Re "Buried history in Hanoi," Opinion, Jan. 20 My wife and I just returned from Hanoi, my first visit since serving as a battalion surgeon in the Marines during the war. We stayed at the Metropole hotel, which Op-Ed article writer Tom Hayden visited recently, but we didn't enter the bomb shelter. Rather, we were impressed by the resilience of the Vietnamese people, who remember the "American war" but nonetheless look forward. The cities we visited were energetic and growing.
TRAVEL
September 20, 2009
Thanks to Karin Esterhammer for sharing her family's life in Vietnam ["One Family's Plan B: Sweet Home Vietnam," Sept. 13]. I admire her and her spouse for their adventuresome spirit and for raising a child who, at 8 years old, is willing to try their adventure. I savored every tidbit about their daily life in Ho Chi Minh City. The best part was their interactions with their neighbors and vendors. I hope you will publish a follow-up story. This was the best article I've ever read in the Travel section, and I've subscribed to the L.A. Times for more than 30 years.
ENTERTAINMENT
April 16, 2005
Tim RUTTEN asks whether "the U.S. media are somehow falling short on this story [of the Iraq war]" ["Pulitzers Cast a Blind Eye on Iraq," April 9]. Can there be any doubt? Do you remember Vietnam? Surely there is no comparison. The grisly photographs, the daily tally of body counts -- ours and theirs -- presented as "kill ratios," the intense coverage of public protests against the war. During the Vietnam era, whether for good or for bad (take your pick), it was unequivocally the media, through its close scrutiny and critical exposure of the government's conduct of the war and its effects on both U.S. service personnel and their families and the Vietnamese people, that produced the negative reaction on the part of the American people that finally and belatedly spurred our government to bring that sad chapter of American history to its end. The reporting on the war in Iraq could not be more different.
CALIFORNIA | LOCAL
December 3, 2001 | MAI TRAN, TIMES STAFF WRITER
For Nhu-Ngoc Ong, an aspiring social scientist, the trip back to Vietnam was the first step toward achieving her goal of becoming an expert on the issues of her native land. The 24-year-old UC Irvine graduate student, who emigrated from Vietnam to California a decade ago, spent a month in Hanoi, the nation's capital, training researchers for a groundbreaking public survey of political and social attitudes.
NEWS
April 28, 2000 | MATTHEW EBNET, Times Staff Writer
His self-portrait is a black-and-white photograph, two images of him merging somewhere near the middle with blur and darkness. His facial features are unrecognizable. It is a sad image of a man adrift among two cultures and homes and languages, and one that Ryan Pham figures will define the rest of his life.
NEWS
April 15, 2000 | DAVID LAMB, TIMES STAFF WRITER
He is the last of Vietnam's revolutionary heroes, a white-haired man of 87, barely 5-foot-3, who long ago was removed from the corridors of power and now passes his days talking about past victories and the achievements of communism. But Gen. Vo Nguyen Giap--the architect of Vietnam's military victories over France and the United States--has lost neither his drawing power nor his celebrity status.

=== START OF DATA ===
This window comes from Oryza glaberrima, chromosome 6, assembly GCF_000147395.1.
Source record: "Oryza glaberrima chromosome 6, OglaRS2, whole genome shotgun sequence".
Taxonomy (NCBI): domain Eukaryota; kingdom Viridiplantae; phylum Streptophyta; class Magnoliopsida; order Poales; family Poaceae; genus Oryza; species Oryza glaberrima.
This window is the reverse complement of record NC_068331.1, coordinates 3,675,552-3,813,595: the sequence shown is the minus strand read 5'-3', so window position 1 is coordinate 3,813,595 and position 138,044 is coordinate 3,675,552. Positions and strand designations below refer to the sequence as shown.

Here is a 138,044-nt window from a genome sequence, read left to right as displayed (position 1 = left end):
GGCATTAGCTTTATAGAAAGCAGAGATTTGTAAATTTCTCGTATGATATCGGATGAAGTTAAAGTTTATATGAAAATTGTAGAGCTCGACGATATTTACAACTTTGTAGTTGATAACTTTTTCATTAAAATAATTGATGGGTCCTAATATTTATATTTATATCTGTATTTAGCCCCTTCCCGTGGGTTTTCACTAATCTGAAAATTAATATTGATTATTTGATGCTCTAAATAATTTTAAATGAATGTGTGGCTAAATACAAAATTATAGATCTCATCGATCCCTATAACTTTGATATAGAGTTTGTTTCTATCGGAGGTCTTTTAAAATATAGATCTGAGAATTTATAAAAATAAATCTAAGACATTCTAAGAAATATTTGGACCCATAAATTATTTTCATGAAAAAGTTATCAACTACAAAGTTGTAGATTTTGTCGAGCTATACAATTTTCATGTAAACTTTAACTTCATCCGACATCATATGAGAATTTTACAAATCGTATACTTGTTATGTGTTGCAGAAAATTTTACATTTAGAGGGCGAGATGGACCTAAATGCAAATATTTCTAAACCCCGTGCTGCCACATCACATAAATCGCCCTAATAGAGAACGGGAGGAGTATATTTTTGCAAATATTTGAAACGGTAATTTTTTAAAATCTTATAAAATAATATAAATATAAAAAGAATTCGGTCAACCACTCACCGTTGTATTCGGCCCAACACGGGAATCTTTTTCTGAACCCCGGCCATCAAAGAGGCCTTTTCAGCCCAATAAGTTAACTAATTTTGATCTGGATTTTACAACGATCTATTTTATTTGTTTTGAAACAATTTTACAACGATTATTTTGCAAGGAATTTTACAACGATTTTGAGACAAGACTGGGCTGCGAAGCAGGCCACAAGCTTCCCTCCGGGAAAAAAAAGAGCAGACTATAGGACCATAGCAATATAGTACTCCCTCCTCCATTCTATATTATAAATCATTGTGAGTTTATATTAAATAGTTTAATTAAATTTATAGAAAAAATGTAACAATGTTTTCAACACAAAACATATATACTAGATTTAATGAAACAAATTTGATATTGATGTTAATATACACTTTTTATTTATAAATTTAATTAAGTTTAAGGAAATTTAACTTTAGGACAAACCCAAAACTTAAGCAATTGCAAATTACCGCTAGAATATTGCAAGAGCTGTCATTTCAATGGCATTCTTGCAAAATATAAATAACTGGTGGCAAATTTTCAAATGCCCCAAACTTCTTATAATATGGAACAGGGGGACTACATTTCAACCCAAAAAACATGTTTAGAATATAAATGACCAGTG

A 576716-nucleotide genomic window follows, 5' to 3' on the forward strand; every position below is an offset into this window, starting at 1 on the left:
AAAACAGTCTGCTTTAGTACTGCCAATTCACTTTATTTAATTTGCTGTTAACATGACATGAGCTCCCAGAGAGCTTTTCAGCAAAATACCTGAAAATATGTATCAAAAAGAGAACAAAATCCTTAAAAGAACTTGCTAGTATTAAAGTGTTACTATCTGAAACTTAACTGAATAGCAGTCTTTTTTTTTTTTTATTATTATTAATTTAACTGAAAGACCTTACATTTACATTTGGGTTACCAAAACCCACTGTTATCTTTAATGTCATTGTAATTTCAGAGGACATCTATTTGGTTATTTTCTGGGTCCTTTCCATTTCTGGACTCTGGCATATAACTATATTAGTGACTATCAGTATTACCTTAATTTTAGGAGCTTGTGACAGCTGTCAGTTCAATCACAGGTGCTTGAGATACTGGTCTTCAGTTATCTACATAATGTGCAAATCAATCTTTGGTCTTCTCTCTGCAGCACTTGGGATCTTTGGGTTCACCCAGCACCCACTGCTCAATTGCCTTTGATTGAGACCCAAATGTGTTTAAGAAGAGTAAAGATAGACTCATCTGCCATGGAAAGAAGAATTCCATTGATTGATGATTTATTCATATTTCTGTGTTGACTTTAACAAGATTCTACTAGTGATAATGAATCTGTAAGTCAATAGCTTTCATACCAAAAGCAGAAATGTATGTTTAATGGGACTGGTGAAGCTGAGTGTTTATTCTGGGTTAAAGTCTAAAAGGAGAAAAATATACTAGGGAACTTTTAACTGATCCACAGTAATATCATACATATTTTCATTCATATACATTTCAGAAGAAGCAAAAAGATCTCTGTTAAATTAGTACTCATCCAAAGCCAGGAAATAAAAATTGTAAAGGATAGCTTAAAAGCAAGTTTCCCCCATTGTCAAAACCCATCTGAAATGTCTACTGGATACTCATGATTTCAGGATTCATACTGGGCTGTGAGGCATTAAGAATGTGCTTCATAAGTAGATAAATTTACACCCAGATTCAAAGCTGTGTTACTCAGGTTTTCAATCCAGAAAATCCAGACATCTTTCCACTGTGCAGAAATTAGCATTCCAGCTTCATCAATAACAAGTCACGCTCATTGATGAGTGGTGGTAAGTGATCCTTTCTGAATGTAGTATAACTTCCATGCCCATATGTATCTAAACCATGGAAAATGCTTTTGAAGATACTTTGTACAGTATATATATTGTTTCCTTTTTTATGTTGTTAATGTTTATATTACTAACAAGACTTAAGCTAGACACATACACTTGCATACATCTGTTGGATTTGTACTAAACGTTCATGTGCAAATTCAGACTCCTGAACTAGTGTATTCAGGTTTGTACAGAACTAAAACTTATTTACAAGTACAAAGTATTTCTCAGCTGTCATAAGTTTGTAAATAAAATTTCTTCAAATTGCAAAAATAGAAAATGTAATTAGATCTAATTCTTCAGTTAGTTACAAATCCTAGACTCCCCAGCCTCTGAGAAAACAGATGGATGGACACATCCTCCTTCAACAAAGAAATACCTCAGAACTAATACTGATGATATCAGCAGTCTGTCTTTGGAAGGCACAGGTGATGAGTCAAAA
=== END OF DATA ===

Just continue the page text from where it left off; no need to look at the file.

CALIFORNIA | LOCAL
January 17, 2000 | QUYEN DO, SPECIAL TO THE TIMES
About 1,000 people jammed a Buena Park auditorium Sunday to commemorate 53 days of protest rallies against the government of Vietnam, which were sparked one year ago by a Westminster video store owner's display of the Communist country's flag.
CALIFORNIA | LOCAL
November 21, 1994 | TINA NGUYEN, TIMES STAFF WRITER
Squinting into the bright sun, Huy Thi Vu hid tears as shereceived Communion at a special outdoor Mass on Sunday at Santa Ana Stadium to honor 117 Vietnamese Catholic martyrs. Along with Vu, more than 5,000 Vietnamese Roman Catholics gathered as part of an annual celebration of the martyrs, slain in their homeland from the 16th to 19th centuries. All were proclaimed saints in 1988 by Pope John Paul II in the largest group canonization in church history.
CALIFORNIA | LOCAL
December 18, 1995 | JOHN POPE, SPECIAL TO THE TIMES
After spending decades in Communist prison camps in Vietnam, Nguyen Chi Thien escaped in 1979 and scaled the wall of the British Embassy in Hanoi to deliver his life's work, a collection of more than 400 poems. The title: "Flowers From Hell." He was captured and again imprisoned, but the work won him international recognition and was translated into eight languages.
CALIFORNIA | LOCAL
March 2, 1999
I am a young Vietnamese American. I grew up in Vietnam and was educated in the United States. I would like to thank all Americans who support the Vietnamese American community. Some Americans may forget or do not know why more than 2 million Vietnamese people and 58,000 American soldiers died during the Vietnam War, but we don't. Our parents fought and we are still fighting for freedom in Vietnam. We are not protesting against the owner of the video store [in Westminster], but we are protesting against the Socialist Republic of Vietnam.
NEWS
August 18, 1996 | BINH HA HONG, TIMES STAFF WRITER
They came from around the world to pursue a goal that may not even be accomplished in the next decade: pushing for democracy and economic development in Vietnam. About 350 people from 11 countries gathered at the third triennial Vietnamese Professional Society conference Saturday to discuss how to press for democratic reforms while the Communist government vows to maintain political control.